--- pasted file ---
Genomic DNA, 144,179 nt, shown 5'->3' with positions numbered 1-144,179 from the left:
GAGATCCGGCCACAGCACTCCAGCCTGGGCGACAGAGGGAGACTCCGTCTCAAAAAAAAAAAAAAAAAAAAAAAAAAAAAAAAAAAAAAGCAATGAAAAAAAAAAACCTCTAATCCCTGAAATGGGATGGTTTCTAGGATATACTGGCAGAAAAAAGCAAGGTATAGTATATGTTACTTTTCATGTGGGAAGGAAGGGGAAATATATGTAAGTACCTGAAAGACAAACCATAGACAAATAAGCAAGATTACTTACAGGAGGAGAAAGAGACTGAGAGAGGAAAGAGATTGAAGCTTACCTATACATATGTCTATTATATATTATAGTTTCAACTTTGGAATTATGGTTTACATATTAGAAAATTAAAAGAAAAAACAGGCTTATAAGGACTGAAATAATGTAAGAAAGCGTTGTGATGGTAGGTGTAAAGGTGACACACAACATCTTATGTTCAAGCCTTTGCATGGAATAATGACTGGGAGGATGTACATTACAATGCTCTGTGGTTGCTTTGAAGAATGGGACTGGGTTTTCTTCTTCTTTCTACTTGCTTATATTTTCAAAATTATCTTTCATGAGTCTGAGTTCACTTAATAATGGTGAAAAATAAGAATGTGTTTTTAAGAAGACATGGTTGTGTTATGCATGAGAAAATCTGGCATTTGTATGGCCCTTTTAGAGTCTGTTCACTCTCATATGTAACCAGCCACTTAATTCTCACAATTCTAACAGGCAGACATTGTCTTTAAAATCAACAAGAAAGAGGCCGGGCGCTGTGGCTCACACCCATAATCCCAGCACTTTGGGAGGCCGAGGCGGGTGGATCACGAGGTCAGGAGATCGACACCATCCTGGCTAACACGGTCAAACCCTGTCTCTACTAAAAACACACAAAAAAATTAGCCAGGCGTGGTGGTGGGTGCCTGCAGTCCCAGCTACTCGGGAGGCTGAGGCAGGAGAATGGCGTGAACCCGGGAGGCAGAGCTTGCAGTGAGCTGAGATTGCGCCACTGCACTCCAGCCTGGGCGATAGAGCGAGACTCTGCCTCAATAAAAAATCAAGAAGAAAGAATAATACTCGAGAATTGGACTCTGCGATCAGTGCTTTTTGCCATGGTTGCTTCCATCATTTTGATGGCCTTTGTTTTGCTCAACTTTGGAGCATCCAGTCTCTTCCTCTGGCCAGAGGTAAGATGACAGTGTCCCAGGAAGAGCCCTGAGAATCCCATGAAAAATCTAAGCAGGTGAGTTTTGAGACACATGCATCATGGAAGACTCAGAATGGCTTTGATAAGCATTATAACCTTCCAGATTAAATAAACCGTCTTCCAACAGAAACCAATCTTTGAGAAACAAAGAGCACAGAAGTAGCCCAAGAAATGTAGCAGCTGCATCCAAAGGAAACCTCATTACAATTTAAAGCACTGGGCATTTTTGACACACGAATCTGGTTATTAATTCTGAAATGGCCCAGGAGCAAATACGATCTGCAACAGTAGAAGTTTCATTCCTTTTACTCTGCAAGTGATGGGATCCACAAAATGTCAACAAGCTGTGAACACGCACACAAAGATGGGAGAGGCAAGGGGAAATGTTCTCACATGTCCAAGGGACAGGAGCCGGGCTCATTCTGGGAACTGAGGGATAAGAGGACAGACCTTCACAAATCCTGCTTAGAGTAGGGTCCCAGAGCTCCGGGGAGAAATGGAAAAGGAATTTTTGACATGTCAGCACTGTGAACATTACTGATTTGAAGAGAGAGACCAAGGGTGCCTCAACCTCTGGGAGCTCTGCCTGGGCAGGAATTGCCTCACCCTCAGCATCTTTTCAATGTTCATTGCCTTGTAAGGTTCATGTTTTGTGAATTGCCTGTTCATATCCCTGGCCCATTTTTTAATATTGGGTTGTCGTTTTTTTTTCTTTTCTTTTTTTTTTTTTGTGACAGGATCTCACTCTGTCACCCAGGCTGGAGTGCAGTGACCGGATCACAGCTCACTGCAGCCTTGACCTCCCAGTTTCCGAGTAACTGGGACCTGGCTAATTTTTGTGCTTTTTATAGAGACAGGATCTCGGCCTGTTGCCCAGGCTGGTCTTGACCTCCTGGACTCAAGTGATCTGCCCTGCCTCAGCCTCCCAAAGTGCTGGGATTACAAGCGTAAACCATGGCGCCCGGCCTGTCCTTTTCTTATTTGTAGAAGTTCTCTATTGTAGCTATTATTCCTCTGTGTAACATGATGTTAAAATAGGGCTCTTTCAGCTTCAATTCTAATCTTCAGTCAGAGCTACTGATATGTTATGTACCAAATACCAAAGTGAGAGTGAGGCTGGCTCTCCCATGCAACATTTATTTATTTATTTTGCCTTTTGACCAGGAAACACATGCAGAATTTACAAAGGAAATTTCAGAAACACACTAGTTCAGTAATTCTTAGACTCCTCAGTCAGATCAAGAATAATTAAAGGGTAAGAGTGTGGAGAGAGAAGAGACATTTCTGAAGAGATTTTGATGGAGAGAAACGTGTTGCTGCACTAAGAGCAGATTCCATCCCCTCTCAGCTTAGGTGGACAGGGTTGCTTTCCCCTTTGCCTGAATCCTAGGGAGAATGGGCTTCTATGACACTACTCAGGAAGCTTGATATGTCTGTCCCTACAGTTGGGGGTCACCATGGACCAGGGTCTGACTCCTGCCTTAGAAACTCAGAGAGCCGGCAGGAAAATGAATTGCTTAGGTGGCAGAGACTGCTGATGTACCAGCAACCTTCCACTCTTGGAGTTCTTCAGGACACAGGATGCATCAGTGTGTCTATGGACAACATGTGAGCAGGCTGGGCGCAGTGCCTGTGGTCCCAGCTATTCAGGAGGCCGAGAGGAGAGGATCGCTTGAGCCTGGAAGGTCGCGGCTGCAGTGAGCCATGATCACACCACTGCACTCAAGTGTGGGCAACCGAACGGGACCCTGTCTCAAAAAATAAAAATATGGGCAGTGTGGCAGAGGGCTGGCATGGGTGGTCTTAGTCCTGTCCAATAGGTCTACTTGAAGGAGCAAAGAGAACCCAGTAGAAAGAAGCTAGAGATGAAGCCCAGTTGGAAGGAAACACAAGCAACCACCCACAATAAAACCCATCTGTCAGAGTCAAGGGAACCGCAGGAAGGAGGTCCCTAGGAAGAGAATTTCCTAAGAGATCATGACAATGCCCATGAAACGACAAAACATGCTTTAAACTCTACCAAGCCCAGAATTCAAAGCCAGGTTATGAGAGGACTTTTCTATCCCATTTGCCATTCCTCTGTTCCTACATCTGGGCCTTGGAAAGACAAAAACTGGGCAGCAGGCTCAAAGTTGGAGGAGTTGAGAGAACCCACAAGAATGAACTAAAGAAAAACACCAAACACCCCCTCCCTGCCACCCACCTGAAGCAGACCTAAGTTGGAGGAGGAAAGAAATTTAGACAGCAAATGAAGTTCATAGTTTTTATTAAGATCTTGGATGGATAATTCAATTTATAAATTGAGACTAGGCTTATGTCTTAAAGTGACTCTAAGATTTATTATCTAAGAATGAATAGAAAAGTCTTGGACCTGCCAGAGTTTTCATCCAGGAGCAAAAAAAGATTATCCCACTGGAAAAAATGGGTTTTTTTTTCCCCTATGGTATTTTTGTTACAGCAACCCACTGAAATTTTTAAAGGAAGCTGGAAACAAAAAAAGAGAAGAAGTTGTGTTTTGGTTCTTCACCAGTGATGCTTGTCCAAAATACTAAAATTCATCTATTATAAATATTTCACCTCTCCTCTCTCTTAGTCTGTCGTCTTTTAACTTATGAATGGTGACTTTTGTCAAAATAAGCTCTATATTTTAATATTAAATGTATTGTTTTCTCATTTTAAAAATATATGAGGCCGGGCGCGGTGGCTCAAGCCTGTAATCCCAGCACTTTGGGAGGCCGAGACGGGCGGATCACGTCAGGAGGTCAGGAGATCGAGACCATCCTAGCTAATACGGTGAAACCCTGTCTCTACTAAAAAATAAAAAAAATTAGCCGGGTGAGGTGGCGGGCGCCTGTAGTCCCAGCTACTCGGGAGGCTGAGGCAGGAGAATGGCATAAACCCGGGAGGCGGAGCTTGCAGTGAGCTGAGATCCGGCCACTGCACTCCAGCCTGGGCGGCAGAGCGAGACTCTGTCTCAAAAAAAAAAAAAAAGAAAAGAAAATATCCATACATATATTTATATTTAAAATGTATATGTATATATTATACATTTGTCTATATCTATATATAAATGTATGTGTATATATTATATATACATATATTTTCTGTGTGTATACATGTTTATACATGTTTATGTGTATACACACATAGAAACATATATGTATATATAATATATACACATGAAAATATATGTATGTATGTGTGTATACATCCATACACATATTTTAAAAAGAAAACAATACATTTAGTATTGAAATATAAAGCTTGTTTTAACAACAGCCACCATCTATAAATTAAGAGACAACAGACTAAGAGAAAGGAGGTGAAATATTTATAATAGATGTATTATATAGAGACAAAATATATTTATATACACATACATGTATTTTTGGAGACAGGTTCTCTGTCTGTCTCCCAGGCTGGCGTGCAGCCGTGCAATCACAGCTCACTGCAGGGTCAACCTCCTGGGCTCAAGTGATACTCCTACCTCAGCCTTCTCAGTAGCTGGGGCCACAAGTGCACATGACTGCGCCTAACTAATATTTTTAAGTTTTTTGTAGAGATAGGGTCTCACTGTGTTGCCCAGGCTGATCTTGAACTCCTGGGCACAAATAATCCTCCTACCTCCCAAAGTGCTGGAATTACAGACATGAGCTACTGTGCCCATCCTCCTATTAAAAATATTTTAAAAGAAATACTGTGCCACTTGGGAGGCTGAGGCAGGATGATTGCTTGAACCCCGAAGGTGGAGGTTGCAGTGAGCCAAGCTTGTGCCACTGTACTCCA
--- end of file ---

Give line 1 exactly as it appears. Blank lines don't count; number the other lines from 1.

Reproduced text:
Genomic DNA, 144,179 nt, shown 5'->3' with positions numbered 1-144,179 from the left: